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Pen Plotter Art and Algorithms (mattdesl.svbtle.com)
127 points by ingve 7 months ago | hide | past | web | favorite | 12 comments



Traditional pen plotters usually don't take ordinary pens and run on HPGL instead of G-Code (and I for one find HPGL a lot easier to generate and debug). The AxiDraw sure looks awesome, but you can probably pick up four working used HP 7475A pen plotters or similar on eBay for the AxiDraw's US$475 price.

There's an introduction to HPGL at http://www.tobiastoft.com/posts/an-intro-to-pen-plotters. It's really easy, and you can get started a lot more cheaply than with AxiDraw.

Don't get me wrong, EMSL makes really awesome stuff. You just don't need to go for that kind of premium cutting-edge engineering in order to play with a pen plotter.


Maybe even more fun is to build one yourself. They are a great introduction to CNC hardware without some of the added mechanical complexity involved with something like a router or mill. The parts are fairly cheap because they don't have to be super rigid and the steppers don't need a lot of torque, plus there is quality open source software to run them on cheap microcontrollers (grbl on Arduino + a cheap motor shield from China). There's tons of videos on YouTube of how to build one from scrap DVD drives for instance, e.g. https://www.youtube.com/watch?v=0PmR_1dx77s


> you can probably pick up four working used HP 7475A pen plotters or similar on eBay for the AxiDraw's US$475 price

Will they plug into my mac via USB? And run off of a open source, easily available piece of software?

And if not, how much do you think those features are worth?


That article is great. I'm going to add it to the blog post and mention the HP plotter.


I have the Axidraw at work and its a pretty competent machine.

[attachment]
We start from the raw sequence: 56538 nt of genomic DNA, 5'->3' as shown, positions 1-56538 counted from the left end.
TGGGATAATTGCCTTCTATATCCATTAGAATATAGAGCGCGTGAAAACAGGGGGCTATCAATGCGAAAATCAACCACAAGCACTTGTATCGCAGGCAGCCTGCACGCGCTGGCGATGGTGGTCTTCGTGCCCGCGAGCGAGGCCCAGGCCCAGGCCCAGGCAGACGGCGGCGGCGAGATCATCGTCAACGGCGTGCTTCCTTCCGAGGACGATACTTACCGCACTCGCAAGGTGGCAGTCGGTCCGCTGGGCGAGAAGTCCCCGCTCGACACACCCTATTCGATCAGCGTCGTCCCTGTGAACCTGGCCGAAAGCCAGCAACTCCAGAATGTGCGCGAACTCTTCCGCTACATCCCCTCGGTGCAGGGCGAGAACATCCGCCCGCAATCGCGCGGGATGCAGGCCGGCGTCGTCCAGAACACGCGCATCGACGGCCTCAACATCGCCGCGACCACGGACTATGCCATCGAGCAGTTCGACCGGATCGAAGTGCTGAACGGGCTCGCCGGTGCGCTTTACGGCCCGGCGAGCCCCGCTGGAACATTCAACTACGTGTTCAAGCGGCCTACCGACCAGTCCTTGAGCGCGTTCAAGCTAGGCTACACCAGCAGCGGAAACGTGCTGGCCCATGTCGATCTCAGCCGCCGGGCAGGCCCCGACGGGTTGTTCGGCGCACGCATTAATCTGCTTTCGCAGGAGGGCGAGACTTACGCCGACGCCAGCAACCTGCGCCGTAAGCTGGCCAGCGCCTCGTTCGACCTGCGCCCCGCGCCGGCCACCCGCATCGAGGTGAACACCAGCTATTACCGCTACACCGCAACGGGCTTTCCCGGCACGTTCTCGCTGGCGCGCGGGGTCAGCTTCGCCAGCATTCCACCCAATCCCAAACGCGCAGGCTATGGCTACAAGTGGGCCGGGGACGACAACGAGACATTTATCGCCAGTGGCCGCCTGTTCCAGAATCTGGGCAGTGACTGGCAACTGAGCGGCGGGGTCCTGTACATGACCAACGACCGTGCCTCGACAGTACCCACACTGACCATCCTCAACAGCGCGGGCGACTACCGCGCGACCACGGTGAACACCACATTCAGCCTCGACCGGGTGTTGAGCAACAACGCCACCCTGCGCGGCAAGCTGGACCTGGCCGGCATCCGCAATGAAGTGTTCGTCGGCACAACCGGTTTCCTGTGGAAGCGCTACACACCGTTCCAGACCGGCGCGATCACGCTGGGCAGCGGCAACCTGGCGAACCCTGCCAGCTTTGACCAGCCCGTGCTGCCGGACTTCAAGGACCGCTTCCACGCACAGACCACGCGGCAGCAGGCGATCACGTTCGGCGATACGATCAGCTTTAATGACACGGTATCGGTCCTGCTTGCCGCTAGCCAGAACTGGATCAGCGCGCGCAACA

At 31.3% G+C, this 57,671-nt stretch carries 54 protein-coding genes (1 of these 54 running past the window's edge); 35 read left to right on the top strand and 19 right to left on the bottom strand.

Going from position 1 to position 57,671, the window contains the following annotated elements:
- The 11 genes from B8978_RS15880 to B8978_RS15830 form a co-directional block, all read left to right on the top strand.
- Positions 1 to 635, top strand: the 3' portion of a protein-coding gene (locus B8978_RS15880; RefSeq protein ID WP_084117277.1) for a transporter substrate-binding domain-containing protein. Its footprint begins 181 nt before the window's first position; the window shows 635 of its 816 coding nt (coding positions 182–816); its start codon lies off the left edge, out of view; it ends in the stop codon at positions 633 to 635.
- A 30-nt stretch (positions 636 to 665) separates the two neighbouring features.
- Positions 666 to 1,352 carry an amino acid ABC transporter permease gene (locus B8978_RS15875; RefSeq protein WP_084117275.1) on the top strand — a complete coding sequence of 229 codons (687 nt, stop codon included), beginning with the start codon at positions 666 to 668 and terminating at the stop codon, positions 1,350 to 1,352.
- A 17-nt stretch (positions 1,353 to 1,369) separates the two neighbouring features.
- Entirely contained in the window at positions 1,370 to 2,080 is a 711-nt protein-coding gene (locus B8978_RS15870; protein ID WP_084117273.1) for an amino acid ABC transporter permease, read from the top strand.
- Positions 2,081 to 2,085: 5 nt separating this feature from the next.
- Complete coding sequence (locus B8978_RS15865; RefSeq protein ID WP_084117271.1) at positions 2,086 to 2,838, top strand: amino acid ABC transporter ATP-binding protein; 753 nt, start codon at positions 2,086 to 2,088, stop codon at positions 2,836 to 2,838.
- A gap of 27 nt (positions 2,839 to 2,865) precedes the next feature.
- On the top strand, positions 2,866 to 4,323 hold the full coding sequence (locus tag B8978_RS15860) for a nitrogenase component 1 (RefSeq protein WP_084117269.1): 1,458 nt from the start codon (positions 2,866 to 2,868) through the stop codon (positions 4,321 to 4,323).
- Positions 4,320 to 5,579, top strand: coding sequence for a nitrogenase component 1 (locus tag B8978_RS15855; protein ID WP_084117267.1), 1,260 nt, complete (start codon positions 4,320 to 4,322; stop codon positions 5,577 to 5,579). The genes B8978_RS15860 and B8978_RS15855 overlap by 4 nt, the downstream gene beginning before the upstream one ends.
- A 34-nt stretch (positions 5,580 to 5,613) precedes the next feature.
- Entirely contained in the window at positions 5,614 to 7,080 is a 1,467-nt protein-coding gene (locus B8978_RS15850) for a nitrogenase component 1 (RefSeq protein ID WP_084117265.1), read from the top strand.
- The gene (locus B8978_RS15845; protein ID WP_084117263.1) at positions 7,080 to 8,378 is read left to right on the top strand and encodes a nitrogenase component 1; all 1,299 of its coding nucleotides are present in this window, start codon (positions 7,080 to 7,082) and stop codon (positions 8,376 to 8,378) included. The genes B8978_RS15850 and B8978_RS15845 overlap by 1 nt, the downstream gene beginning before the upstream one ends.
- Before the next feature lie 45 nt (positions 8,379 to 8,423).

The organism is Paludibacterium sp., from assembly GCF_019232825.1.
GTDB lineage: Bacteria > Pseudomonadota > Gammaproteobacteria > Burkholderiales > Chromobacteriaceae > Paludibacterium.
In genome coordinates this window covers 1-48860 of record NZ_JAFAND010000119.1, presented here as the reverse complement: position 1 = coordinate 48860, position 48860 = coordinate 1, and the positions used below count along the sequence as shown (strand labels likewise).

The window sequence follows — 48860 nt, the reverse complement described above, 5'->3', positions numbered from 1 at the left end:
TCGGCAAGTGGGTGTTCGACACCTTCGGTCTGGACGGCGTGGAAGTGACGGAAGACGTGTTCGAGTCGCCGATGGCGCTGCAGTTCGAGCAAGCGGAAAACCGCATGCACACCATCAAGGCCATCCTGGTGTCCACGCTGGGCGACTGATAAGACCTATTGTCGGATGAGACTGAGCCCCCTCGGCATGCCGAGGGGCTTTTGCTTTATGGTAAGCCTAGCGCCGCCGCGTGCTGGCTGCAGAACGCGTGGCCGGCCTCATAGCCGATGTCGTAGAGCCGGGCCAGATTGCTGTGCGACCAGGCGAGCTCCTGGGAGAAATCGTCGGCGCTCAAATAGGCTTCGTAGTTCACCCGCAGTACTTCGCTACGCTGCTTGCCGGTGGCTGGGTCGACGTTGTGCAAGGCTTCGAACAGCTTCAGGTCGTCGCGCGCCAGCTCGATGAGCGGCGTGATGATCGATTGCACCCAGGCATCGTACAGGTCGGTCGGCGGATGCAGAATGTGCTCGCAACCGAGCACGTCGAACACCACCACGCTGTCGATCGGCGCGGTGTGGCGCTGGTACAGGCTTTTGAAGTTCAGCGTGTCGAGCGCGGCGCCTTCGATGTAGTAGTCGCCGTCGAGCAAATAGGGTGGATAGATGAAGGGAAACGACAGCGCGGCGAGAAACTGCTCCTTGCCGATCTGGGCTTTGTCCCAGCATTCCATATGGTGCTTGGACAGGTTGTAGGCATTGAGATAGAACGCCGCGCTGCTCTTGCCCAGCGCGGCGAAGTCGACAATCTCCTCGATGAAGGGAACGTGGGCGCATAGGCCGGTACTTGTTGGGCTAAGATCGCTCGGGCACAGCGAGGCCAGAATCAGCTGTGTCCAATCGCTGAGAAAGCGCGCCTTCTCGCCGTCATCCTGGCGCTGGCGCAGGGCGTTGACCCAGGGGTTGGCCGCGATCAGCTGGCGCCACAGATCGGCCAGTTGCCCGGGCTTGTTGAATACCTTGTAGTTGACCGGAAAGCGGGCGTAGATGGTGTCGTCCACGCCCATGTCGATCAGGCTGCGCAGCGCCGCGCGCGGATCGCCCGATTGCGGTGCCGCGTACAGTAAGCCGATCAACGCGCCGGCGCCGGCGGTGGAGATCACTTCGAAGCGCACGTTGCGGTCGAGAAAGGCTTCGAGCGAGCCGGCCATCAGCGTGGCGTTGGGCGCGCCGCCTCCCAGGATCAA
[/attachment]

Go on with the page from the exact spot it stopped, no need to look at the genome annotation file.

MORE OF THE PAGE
I've been doing this stuff for awhile now using the same plotter (an Axidraw). Its great fun, and I used it to make christmas presents this year (eg: https://twitter.com/josephgentle/status/947820082218000384 ). I find it really satisfying to be able to make beautiful art despite having rubbish drawing skills.

There's a whole community of us on twitter sharing our weird creations. Join us at #plottertwitter if you're curious: https://twitter.com/hashtag/plottertwitter?src=hash


You may also find this interesting: https://github.com/fogleman/ln

You can turn 3D scenes into 2D vectors.


I have been following Anders Hoff [1][2]. He does some cool stuff with plotters.

I made an egg plotter back in the early 2000s based on The Art of Motion Control site [3], and then I went off to build CNC tables and do wood carvings in 3-axis, and then 4, and 5-axis machining. I am really interested in the community around making ceramic 3D printers where they mix their own clay. All creative and really cool stuff!

  [1] http://inconvergent.net/
  [2] https://twitter.com/inconvergent
  [3] http://www.taomc.com/



Loved the Natural System that looks like a mountain range, kind a want to see the code that produces that


A friend of mine had a plotter in which he substituted an Exacto type knife blade for the pen, and plotted into vinyl (with adhesive backing) which allowed for some amazing stuff. He did some wild murals with it (varied colors).


I can recommend the Cricut Explore Air for this. The software is janky but the machine works great for cutting out vinyl, paper, etc. Also takes pens which means I can do my own generative plotting (once I buy some pens / an adaptor.)




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